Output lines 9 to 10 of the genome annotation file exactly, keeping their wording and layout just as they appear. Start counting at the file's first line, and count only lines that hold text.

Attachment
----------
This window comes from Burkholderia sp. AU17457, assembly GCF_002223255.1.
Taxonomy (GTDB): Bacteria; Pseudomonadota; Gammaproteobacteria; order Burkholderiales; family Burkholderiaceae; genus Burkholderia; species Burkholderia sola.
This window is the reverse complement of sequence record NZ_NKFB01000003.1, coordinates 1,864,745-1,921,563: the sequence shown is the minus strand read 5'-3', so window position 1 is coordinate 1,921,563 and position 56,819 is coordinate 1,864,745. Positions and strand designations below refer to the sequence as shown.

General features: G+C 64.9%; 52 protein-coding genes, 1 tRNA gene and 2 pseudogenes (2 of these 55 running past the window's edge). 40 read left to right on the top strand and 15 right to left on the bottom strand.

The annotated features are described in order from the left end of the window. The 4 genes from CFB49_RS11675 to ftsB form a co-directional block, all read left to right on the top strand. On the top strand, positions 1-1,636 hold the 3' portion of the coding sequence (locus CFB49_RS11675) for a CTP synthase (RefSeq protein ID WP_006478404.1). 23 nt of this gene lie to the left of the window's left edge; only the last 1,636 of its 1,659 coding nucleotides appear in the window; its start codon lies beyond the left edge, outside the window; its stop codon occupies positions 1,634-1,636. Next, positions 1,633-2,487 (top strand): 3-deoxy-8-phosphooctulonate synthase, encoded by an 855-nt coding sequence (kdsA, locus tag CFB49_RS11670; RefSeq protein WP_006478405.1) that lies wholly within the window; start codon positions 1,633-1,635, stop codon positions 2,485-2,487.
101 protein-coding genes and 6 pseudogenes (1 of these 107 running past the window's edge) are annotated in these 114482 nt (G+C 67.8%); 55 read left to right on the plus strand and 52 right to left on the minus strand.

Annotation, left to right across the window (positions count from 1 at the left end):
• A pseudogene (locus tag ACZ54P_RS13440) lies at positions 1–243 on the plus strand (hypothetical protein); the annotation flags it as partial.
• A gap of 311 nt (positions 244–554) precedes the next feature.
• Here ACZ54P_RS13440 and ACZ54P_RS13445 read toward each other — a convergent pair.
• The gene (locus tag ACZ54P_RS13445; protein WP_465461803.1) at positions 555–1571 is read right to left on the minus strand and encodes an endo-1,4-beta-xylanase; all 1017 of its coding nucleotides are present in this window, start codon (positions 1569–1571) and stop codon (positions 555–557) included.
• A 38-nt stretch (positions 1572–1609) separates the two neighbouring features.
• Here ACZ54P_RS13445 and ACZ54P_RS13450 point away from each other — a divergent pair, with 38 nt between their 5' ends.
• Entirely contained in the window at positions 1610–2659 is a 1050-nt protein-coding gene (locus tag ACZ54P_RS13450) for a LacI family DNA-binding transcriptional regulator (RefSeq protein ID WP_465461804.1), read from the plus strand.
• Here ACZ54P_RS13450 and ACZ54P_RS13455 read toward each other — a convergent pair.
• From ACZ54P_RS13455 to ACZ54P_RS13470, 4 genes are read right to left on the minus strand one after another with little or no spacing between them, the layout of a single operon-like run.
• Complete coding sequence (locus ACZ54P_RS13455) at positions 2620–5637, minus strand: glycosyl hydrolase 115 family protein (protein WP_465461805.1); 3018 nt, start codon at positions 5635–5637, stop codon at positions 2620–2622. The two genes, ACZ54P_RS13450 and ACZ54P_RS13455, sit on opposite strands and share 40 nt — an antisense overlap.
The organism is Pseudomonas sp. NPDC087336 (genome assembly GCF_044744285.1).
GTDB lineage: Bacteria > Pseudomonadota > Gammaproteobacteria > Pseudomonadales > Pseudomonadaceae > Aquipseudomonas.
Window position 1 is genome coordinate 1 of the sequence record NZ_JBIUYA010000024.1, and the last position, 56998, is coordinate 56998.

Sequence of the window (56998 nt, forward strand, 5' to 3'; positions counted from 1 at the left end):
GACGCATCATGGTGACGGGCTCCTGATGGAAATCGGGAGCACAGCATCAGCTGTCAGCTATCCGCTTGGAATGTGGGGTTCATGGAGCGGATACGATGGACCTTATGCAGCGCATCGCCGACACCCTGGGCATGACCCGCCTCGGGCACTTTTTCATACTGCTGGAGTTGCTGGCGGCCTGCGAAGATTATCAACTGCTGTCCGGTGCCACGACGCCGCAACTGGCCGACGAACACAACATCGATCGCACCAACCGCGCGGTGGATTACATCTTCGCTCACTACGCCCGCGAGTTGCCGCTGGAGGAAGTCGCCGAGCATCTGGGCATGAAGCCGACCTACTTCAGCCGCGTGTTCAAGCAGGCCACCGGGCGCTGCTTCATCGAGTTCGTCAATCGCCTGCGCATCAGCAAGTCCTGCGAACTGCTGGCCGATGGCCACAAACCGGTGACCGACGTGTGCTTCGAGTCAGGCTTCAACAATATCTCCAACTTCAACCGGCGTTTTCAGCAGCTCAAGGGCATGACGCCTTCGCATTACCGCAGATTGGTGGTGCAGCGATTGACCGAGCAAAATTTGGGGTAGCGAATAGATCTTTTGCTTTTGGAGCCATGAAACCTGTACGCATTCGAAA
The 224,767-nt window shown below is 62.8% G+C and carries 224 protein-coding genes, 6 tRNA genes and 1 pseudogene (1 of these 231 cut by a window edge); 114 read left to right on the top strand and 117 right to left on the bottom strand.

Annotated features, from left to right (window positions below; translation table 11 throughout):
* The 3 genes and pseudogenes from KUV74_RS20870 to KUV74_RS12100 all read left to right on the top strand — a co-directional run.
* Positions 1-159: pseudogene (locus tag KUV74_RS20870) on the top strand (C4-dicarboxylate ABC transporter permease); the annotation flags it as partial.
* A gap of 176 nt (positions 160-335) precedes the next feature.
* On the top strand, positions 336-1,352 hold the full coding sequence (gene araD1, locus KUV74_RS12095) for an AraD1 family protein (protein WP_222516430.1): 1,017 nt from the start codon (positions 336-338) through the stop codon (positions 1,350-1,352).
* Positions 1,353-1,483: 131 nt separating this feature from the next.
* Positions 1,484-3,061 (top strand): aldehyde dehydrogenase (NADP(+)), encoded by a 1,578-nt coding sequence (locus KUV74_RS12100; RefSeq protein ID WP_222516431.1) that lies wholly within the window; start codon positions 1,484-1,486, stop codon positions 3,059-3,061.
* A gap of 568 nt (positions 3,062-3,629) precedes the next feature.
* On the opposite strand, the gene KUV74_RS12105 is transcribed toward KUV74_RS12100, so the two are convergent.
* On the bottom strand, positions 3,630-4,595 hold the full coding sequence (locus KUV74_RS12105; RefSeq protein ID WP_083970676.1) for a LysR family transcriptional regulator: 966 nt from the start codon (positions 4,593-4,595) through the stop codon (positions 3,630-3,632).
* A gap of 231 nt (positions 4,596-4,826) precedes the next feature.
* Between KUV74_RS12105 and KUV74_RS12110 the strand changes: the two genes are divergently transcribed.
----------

• A gap of 311 nt (positions 244–554) precedes the next feature.
• Here ACZ54P_RS13440 and ACZ54P_RS13445 read toward each other — a convergent pair.